HONG KONG – Asian stocks advanced Wednesday, with Tokyo's index up nearly 3 percent, as better-than-expected news about the U.S. and Chinese economies raised hopes the global downturn was nearing a bottom. European markets opened modestly higher.
The upward swing followed Wall Street, where investors breathed a little easier after a surprise jump in home sales in December suggested the battered housing market might soon stabilize.
Asian investors also were heartened by Wednesday's report pointing to possible recovery in Chinese manufacturing. While manufacturing shrank again in January, the contraction was less severe than in recent months and seen by some as a sign China's stimulus measures might be taking hold.
But with the global economy and company results still in dire shape, the move higher was likely to be temporary, analysts cautioned. Amid the hopeful signs came more gloom Wednesday from corporate bellwethers such as Australian mining giant BHP Billiton Ltd. and Japanese electronics maker Panasonic Corp.
"It's a fictitious rebound. The figures are better than we thought, but they're still bad," said Peter Lai, investment manager at DBS Vickers in Hong Kong. "It's encouraging of course, but it's far too early to say we're seeing a revival in the global economy."
Japan's Nikkei 225 stock average rose 213.43 points, or 2.7 percent, to 8,038.94, while Hong Kong's Hang Seng Index added 287, or 2.3 percent, to 13,063.89. South Korea's Kospi was up 2.8 percent at 1,195.37.
In Shanghai, the main index gained 2.3 percent to 2,107.75 as traders welcomed news the purchasing managers index, a key gauge of manufacturing activity, rose to a four-month high of 45.3 percent on a 100-point scale. That was up from November's low of 38.8.
As trading started in Europe, Britain's FTSE 100 added 0.7 percent, Germany's DAX was up 0.4 percent and France's CAC 40 was 0.9 percent higher. U.S. stock futures rose modestly. Dow futures were up 24, or 0.3 percent, at 8,010 and S&P500 futures gained 2.8, or 0.3 percent, to 834.30.
In Tokyo, exporters raced ahead on optimism that the worst may be over for the U.S. economy, a vast market for their products. Toyota Motor Corp., the world's top automaker, jumped 4.5 percent and Honda Motor Co. rallied 6.3 percent.
South Korean carmakers also surged, helped by overnight data showing Hyundai Motor Co. posted a 14 percent increase in U.S. sales in January, one of the few companies to eke out gains in a dreadful auto market. Hyundai shares vaulted 7.6 percent.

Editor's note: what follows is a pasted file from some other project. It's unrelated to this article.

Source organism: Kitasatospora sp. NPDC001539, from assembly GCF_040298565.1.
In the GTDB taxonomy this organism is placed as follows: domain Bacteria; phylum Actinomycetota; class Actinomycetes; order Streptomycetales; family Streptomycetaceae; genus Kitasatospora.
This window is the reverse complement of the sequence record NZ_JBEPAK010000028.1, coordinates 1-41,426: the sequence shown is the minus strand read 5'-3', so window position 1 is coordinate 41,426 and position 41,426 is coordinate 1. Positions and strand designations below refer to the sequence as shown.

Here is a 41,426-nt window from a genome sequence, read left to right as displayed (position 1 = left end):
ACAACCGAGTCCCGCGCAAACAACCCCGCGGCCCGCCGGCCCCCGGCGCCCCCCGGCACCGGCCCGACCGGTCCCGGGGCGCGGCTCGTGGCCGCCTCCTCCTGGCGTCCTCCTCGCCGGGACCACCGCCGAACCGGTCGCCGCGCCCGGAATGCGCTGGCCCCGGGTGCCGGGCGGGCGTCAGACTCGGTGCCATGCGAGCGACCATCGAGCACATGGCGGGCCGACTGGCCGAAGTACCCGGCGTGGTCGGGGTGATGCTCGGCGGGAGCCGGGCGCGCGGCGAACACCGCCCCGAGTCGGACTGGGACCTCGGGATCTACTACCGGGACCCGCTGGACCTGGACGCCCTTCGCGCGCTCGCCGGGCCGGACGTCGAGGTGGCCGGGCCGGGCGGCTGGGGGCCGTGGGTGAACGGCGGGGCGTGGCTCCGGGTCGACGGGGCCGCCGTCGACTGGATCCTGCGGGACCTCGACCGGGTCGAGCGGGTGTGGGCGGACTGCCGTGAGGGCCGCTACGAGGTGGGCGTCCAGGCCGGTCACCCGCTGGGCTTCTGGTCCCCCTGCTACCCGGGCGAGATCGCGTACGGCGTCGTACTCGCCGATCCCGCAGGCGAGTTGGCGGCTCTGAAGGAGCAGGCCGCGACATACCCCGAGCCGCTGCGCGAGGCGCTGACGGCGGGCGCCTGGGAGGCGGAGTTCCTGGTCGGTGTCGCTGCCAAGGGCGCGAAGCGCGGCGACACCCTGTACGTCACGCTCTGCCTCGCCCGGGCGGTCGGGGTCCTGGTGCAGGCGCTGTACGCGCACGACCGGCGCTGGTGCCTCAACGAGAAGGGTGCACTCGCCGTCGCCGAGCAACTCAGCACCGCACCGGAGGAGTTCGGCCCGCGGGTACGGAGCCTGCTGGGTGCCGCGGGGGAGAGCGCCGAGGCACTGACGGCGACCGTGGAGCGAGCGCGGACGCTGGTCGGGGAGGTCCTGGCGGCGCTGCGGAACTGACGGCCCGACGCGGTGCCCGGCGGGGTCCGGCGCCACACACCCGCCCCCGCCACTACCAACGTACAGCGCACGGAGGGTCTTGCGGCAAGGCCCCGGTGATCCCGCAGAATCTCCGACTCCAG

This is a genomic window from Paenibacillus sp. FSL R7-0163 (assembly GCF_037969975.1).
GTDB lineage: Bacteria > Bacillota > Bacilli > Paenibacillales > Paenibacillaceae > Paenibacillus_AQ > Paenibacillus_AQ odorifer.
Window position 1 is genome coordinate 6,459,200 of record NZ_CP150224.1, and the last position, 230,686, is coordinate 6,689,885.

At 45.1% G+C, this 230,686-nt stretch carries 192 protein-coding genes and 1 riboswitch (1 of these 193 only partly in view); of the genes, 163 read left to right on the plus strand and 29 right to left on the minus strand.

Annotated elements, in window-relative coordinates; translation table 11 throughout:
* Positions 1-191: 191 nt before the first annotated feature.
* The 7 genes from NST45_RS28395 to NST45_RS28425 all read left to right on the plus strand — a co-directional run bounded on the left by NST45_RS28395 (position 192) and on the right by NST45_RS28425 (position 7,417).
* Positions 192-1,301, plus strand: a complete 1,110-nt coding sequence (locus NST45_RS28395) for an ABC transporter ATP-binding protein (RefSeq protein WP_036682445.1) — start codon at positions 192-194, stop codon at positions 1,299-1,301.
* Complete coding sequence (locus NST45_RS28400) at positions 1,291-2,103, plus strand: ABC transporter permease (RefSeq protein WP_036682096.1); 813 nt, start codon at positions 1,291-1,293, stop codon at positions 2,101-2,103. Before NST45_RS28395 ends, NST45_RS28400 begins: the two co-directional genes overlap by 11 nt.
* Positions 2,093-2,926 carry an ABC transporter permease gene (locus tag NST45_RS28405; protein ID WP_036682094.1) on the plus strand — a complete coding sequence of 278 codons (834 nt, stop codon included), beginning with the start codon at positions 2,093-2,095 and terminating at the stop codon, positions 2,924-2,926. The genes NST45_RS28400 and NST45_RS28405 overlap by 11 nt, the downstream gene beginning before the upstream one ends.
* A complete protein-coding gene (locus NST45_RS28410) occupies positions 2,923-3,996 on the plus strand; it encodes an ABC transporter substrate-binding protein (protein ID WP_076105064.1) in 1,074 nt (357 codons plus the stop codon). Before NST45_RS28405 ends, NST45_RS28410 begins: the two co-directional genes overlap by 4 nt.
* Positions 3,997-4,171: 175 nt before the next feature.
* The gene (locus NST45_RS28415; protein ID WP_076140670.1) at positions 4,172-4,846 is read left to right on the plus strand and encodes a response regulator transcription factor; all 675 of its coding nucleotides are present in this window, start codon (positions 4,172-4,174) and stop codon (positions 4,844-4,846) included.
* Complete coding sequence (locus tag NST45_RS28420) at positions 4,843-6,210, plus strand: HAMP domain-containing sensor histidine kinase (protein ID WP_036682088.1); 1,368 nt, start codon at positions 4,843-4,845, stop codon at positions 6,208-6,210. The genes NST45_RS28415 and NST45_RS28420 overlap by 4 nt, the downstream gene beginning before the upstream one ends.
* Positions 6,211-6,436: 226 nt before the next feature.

Among tech shares Panasonic, the world's largest maker of plasma display TVs, rose 1 percent in Tokyo despite tumbling to a loss of 63.1 billion yen ($709 million) for the fiscal third quarter. The company also announced it would slash 15,000 jobs and shut down 27 plants worldwide.
In Australia, mining heavyweight BHP closed little changed after reporting a 57 percent drop in first-half profit. The company, hit hard as the global slowdown dragged down prices and undercut demand, warned of more weakness in commodity markets.
Overnight in New York, the Dow Jones industrial average rose 141.53, or 1.8 percent, to 8,078.36, galvanized by figures showing a key index of pending sales for preowned homes rose 6.3 percent in December from the previous month.
Any sign the U.S. housing industry slide is slowing is likely to help sentiment, as many analysts argue the recession in the world's largest economy won't end without some improvement in home prices.
Broader stock indicators also rose. The Standard & Poor's 500 index climbed 13.07, or 1.6 percent, to 838.51, and the Nasdaq composite index rose 21.87, or 1.5 percent, to 1,516.30.
In oil, crude prices were slightly lower in Asia trade, with light, sweet crude for March delivery down 13 cents to $40.63 a barrel in electronic trading on the New York Mercantile Exchange. The contract overnight rose 70 cents to settle at $40.78.
In currencies, the dollar weakened to 89.12 yen, down from 89.39. The euro traded lower at $1.2931 compared to $1.3014.